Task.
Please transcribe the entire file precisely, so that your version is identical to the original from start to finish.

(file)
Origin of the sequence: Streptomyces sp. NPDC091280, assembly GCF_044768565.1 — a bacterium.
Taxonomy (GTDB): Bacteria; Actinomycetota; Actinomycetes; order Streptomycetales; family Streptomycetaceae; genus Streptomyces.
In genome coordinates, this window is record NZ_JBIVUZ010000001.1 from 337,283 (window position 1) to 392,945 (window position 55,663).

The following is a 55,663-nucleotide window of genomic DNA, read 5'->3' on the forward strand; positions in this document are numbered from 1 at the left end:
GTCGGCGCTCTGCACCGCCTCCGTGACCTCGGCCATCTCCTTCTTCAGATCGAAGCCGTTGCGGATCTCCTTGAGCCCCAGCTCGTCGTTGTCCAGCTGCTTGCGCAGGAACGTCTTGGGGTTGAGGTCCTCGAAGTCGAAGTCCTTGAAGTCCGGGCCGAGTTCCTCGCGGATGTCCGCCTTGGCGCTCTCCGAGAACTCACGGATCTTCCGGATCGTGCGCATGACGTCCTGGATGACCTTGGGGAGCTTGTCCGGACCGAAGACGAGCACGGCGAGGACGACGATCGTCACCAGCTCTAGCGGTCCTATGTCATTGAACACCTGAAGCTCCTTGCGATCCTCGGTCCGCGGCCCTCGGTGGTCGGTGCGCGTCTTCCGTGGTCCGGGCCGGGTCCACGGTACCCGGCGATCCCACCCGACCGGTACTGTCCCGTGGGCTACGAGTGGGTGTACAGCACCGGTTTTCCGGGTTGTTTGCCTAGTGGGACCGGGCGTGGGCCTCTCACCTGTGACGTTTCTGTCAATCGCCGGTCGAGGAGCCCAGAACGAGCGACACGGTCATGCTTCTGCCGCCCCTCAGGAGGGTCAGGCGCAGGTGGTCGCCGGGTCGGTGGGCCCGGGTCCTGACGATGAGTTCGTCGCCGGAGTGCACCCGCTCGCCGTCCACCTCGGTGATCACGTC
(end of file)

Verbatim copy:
Origin of the sequence: Streptomyces sp. NPDC091280, assembly GCF_044768565.1 — a bacterium.
Taxonomy (GTDB): Bacteria; Actinomycetota; Actinomycetes; order Streptomycetales; family Streptomycetaceae; genus Streptomyces.
In genome coordinates, this window is record NZ_JBIVUZ010000001.1 from 337,283 (window position 1) to 392,945 (window position 55,663).

The following is a 55,663-nucleotide window of genomic DNA, read 5'->3' on the forward strand; positions in this document are numbered from 1 at the left end:
GTCGGCGCTCTGCACCGCCTCCGTGACCTCGGCCATCTCCTTCTTCAGATCGAAGCCGTTGCGGATCTCCTTGAGCCCCAGCTCGTCGTTGTCCAGCTGCTTGCGCAGGAACGTCTTGGGGTTGAGGTCCTCGAAGTCGAAGTCCTTGAAGTCCGGGCCGAGTTCCTCGCGGATGTCCGCCTTGGCGCTCTCCGAGAACTCACGGATCTTCCGGATCGTGCGCATGACGTCCTGGATGACCTTGGGGAGCTTGTCCGGACCGAAGACGAGCACGGCGAGGACGACGATCGTCACCAGCTCTAGCGGTCCTATGTCATTGAACACCTGAAGCTCCTTGCGATCCTCGGTCCGCGGCCCTCGGTGGTCGGTGCGCGTCTTCCGTGGTCCGGGCCGGGTCCACGGTACCCGGCGATCCCACCCGACCGGTACTGTCCCGTGGGCTACGAGTGGGTGTACAGCACCGGTTTTCCGGGTTGTTTGCCTAGTGGGACCGGGCGTGGGCCTCTCACCTGTGACGTTTCTGTCAATCGCCGGTCGAGGAGCCCAGAACGAGCGACACGGTCATGCTTCTGCCGCCCCTCAGGAGGGTCAGGCGCAGGTGGTCGCCGGGTCGGTGGGCCCGGGTCCTGACGATGAGTTCGTCGCCGGAGTGCACCCGCTCGCCGTCCACCTCGGTGATCACGTC